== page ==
In his meetings, Mr. Scholz highlighted Germany’s commitment to doing business with China, but he also warned that Beijing had to curb the flood of Chinese goods into Europe. At the same time, he expressed reservations about the European Union’s investigations into China’s use of subsidies for green technology industries, saying that any discussion about trade must be based on fairness.

“This must be done from a position of self-confident competitiveness and not from protectionist motives,” Mr. Scholz told reporters on Monday.

China’s manufacturing push in green sectors like electric cars and solar panels has touched off trade disputes with Europe and the United States, where such industries have also received government support. But with 5,000 German companies active in the Chinese market, Germany stands to lose more than many of its European partners would if Beijing were to retaliate against the European Union.

“If the E.U. goes too hard against China, we could expect countermeasures and this would be a catastrophe for us,” said Maximilian Butek, the executive director of the German Chamber of Commerce in China.

“For us it’s extremely important that the Chinese market remains open,” he said.

In his meetings with Chinese leaders, Mr. Scholz was also expected to raise concerns about Beijing’s support of Moscow’s wartime economy, especially its continued sale to Russia of goods with potential uses on the battlefield.

In his discussion with students in Shanghai, Mr. Scholz alluded to Russia’s war in Ukraine, saying that the world functioned best when all nations embraced some basic shared principles.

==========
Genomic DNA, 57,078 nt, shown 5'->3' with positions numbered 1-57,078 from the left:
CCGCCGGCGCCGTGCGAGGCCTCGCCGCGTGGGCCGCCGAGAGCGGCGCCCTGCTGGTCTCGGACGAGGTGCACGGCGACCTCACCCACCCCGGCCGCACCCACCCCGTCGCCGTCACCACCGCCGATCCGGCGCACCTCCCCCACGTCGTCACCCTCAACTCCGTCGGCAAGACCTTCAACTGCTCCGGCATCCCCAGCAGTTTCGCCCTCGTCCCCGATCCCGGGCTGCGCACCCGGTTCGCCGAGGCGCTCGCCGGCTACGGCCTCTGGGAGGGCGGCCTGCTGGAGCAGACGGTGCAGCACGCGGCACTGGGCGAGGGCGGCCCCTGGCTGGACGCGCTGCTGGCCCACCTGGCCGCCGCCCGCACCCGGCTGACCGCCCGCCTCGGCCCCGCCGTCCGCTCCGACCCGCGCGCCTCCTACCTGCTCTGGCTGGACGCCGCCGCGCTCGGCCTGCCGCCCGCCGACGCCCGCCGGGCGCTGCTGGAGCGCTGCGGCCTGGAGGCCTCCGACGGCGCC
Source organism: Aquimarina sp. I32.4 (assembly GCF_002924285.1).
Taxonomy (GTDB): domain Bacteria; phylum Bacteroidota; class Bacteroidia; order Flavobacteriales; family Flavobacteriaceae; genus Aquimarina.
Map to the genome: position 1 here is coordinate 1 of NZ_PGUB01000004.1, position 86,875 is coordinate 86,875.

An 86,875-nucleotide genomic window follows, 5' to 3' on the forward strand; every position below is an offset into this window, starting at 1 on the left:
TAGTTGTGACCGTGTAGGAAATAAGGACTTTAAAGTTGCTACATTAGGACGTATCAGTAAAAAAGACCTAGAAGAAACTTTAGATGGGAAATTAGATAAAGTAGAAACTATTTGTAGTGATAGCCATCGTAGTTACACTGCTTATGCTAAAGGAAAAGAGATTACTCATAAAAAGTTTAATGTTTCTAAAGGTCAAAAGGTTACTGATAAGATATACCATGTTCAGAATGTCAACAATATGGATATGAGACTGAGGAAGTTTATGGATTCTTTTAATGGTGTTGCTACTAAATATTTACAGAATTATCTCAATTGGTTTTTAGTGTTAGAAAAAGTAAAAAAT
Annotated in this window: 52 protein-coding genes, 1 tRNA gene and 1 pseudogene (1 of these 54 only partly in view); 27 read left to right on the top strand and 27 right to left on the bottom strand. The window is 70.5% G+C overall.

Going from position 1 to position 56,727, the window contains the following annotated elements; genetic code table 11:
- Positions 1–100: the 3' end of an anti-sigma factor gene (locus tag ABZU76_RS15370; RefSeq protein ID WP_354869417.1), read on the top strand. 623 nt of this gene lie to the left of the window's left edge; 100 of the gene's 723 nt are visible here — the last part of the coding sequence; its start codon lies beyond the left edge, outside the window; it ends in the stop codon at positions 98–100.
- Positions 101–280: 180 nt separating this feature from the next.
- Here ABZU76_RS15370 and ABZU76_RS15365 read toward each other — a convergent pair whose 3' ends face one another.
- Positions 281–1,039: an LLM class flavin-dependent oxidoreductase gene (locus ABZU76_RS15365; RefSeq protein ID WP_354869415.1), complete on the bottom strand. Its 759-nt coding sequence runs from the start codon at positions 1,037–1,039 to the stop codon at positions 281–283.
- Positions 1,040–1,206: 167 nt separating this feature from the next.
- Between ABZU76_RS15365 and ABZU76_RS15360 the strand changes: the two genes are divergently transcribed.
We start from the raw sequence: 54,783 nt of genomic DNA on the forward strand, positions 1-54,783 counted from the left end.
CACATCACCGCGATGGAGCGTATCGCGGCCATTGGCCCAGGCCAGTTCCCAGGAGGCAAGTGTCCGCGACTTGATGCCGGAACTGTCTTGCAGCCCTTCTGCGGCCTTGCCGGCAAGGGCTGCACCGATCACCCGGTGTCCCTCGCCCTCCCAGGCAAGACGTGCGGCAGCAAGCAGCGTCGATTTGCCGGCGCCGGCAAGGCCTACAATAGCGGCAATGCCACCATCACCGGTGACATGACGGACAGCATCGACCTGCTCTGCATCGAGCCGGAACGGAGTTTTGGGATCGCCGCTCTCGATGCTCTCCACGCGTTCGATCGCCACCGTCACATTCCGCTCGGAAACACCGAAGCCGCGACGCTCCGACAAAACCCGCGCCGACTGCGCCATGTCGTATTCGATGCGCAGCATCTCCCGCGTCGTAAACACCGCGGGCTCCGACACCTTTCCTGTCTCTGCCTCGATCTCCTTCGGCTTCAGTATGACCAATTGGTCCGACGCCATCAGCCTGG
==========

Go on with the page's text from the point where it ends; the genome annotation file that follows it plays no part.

“One of these is that one should not have to fear its neighbors,” Mr. Scholz said, without naming any nations. “Borders cannot be changed with force.”

China is hoping to drive a wedge between Europe and the United States by courting leaders such as Mr. Scholz. State media reports depicted his visit as demonstrating the strength of China’s relations with Europe, playing up its economic ties with Germany.

Beijing is sure to welcome the message that German businesses are committed to China. The Asian giant is trying to court foreign investment to reinvigorate its economy, which has faltered because of a housing slowdown. Some Western businesses and investors have also been rattled by Mr. Xi’s emphasis on national security, which they regard as making it riskier to operate in the country.

From China’s perspective, Germany may be its best hope of delaying or watering down any trade restrictions from Europe, said Noah Barkin, a senior adviser in the China practice at the Rhodium Group, a research firm.

German carmakers have invested billions of dollars in China, and much of their revenue comes from there. Many worry that if the European Commission imposes higher tariffs on Chinese exports, and Beijing retaliates, German businesses will suffer most.

Chinese officials “know that German companies are heavily invested and they use that politically to influence political decision making in Berlin,” Mr. Barkin said.

Germany’s biggest companies, including BMW, Mercedes-Benz and BASF, are heavily invested in China and have strong, effective lobbies in Berlin, Mr. Barkin added. Executives from those companies, along with several others, traveled with Mr. Scholz to China.

“The supply chain in China is stuffed with German goods,” said Joerg Wuttke, a former president of the E.U. Chamber of Commerce in China. “If China has a price war with Germany, than no one will make money anymore.”

Chinese officials, for their part, have brushed off the European accusations of unfair trading practices, calling them groundless and an act of “typical protectionism.” They have hinted that they could retaliate for any actions taken by the E.U., saying that China was “strongly dissatisfied with and firmly opposes” its investigations.

Wang Wentao, China’s commerce minister, went to Europe last week to show Beijing’s support for Chinese companies and push back against the accusations that China was dumping goods on the region and posing a risk to global markets.

In an interview with the German newspaper Handelsblatt, Wu Ken, China’s ambassador to Germany, said the competitive of Chinese electric vehicles “relies on innovation, not subsidies.”

“The challenge faced by developed countries lies more in the fact that Chinese companies are more efficient,” the ambassador said.

Zixu Wang contributed reporting from Hong Kong.